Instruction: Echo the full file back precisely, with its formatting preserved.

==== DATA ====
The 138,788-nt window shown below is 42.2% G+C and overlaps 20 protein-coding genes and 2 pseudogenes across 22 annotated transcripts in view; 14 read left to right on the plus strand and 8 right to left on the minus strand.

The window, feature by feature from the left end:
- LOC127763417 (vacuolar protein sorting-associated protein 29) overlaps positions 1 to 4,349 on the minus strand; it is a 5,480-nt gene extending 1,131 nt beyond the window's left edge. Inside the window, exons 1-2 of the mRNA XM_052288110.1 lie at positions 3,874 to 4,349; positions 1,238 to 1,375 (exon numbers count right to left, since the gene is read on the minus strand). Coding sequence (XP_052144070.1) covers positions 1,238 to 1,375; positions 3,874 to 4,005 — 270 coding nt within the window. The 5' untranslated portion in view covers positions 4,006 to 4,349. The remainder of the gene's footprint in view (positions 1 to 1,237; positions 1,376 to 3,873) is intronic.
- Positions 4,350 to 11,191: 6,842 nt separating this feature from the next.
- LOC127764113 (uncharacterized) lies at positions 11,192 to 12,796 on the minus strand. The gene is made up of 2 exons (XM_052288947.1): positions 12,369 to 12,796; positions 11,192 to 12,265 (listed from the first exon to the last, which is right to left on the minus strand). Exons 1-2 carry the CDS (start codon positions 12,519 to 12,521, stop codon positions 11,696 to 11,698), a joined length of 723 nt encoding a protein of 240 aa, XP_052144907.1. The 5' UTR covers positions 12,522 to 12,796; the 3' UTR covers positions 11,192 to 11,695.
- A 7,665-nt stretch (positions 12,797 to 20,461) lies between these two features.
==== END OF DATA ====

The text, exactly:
The 138,788-nt window shown below is 42.2% G+C and overlaps 20 protein-coding genes and 2 pseudogenes across 22 annotated transcripts in view; 14 read left to right on the plus strand and 8 right to left on the minus strand.

The window, feature by feature from the left end:
- LOC127763417 (vacuolar protein sorting-associated protein 29) overlaps positions 1 to 4,349 on the minus strand; it is a 5,480-nt gene extending 1,131 nt beyond the window's left edge. Inside the window, exons 1-2 of the mRNA XM_052288110.1 lie at positions 3,874 to 4,349; positions 1,238 to 1,375 (exon numbers count right to left, since the gene is read on the minus strand). Coding sequence (XP_052144070.1) covers positions 1,238 to 1,375; positions 3,874 to 4,005 — 270 coding nt within the window. The 5' untranslated portion in view covers positions 4,006 to 4,349. The remainder of the gene's footprint in view (positions 1 to 1,237; positions 1,376 to 3,873) is intronic.
- Positions 4,350 to 11,191: 6,842 nt separating this feature from the next.
- LOC127764113 (uncharacterized) lies at positions 11,192 to 12,796 on the minus strand. The gene is made up of 2 exons (XM_052288947.1): positions 12,369 to 12,796; positions 11,192 to 12,265 (listed from the first exon to the last, which is right to left on the minus strand). Exons 1-2 carry the CDS (start codon positions 12,519 to 12,521, stop codon positions 11,696 to 11,698), a joined length of 723 nt encoding a protein of 240 aa, XP_052144907.1. The 5' UTR covers positions 12,522 to 12,796; the 3' UTR covers positions 11,192 to 11,695.
- A 7,665-nt stretch (positions 12,797 to 20,461) lies between these two features.